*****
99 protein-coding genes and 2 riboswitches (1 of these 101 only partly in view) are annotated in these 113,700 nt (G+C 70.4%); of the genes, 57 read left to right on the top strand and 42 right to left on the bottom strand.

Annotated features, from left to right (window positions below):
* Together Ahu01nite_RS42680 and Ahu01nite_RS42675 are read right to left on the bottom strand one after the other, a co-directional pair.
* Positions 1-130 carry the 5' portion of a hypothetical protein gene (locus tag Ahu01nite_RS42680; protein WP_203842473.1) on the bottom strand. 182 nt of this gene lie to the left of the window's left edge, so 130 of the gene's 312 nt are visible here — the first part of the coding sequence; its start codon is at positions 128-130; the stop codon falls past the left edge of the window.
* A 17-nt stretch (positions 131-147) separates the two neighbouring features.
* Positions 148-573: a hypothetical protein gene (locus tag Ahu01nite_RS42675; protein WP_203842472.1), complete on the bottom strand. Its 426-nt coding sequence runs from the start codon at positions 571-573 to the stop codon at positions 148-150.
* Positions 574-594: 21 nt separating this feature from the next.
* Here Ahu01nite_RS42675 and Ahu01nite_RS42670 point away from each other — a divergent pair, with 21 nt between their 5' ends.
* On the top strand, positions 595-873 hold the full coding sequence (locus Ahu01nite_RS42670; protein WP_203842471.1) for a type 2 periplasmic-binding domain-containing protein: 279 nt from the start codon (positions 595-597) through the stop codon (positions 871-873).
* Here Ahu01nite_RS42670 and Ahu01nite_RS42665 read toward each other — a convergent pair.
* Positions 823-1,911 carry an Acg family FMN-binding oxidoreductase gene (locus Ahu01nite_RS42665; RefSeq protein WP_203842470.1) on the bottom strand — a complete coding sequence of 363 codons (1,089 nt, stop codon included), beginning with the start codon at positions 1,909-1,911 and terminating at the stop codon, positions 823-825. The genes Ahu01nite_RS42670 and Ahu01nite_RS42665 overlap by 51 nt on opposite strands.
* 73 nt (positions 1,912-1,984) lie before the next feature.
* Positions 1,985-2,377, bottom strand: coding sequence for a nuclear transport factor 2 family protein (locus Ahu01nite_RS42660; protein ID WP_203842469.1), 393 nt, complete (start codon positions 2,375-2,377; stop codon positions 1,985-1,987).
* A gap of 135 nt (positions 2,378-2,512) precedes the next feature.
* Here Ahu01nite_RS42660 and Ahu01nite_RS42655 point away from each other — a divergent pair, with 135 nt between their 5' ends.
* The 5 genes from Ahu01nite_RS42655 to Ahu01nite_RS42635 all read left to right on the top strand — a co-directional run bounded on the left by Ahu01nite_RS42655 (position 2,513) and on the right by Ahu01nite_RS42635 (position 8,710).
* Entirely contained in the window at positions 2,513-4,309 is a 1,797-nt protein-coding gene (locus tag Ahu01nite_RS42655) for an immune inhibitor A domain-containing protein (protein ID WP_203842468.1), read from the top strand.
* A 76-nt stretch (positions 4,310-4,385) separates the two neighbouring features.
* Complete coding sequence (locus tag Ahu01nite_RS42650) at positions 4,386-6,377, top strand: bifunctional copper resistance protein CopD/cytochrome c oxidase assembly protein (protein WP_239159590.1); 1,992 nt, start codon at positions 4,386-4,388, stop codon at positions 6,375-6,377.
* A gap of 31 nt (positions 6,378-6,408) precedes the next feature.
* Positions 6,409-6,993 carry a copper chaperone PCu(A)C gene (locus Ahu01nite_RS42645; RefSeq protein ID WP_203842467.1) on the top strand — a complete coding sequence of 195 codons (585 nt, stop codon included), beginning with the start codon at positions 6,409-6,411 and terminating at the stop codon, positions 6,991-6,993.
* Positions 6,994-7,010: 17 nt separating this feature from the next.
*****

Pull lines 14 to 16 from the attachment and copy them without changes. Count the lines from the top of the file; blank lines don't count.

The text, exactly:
* A gap of 135 nt (positions 2,378-2,512) precedes the next feature.
* Here Ahu01nite_RS42660 and Ahu01nite_RS42655 point away from each other — a divergent pair, with 135 nt between their 5' ends.
* The 5 genes from Ahu01nite_RS42655 to Ahu01nite_RS42635 all read left to right on the top strand — a co-directional run bounded on the left by Ahu01nite_RS42655 (position 2,513) and on the right by Ahu01nite_RS42635 (position 8,710).